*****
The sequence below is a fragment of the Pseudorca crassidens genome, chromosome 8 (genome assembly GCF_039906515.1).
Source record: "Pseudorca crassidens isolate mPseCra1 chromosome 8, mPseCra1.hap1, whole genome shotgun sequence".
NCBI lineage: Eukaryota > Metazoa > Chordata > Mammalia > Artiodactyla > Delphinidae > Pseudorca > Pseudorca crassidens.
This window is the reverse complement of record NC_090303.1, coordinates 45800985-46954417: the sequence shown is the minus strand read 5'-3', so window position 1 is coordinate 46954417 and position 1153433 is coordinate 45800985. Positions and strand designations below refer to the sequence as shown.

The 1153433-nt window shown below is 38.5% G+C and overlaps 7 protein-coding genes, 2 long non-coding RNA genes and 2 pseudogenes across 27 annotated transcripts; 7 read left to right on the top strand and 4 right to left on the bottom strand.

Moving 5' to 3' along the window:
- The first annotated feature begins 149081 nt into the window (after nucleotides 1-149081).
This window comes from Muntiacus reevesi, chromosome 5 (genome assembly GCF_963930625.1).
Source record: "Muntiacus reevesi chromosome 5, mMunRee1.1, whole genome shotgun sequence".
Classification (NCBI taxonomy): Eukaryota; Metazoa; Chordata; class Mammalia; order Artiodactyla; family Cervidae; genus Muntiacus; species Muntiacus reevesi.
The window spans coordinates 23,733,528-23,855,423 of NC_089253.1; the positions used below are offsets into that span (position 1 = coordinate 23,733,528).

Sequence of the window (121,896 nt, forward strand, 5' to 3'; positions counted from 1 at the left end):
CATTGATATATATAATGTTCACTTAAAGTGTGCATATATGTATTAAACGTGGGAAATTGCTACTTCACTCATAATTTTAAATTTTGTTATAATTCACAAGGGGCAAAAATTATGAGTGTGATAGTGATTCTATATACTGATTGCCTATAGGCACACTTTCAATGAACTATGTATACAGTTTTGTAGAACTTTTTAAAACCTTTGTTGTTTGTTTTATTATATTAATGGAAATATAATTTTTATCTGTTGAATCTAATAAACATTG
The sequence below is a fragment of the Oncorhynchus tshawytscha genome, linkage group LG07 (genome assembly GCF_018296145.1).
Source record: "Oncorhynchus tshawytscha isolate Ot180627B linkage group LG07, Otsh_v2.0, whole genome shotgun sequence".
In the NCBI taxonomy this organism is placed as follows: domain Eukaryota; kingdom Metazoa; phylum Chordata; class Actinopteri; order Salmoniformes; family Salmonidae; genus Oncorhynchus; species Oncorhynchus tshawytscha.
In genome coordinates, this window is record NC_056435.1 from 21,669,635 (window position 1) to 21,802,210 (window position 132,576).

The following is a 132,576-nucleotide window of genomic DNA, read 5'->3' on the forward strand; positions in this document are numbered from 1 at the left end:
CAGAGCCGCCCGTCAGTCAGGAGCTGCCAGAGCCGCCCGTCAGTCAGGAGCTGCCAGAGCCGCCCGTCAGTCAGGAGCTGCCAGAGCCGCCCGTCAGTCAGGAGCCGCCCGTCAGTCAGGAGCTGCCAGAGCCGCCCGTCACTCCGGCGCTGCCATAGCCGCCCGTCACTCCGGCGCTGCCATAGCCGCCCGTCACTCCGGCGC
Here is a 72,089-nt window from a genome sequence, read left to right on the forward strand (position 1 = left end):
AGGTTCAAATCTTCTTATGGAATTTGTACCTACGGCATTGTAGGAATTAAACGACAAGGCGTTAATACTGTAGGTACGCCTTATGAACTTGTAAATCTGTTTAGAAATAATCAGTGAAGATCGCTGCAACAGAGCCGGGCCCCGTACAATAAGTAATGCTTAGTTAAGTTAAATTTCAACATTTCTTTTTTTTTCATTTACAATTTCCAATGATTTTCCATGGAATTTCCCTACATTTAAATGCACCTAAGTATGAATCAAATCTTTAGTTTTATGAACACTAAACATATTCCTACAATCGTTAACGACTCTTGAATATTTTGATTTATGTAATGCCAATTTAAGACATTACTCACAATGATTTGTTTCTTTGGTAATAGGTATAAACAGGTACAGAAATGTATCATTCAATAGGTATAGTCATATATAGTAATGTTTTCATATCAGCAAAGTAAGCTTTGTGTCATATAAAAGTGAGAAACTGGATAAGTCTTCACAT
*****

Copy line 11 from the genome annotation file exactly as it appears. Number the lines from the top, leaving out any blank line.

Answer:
The window spans coordinates 23,733,528-23,855,423 of NC_089253.1; the positions used below are offsets into that span (position 1 = coordinate 23,733,528).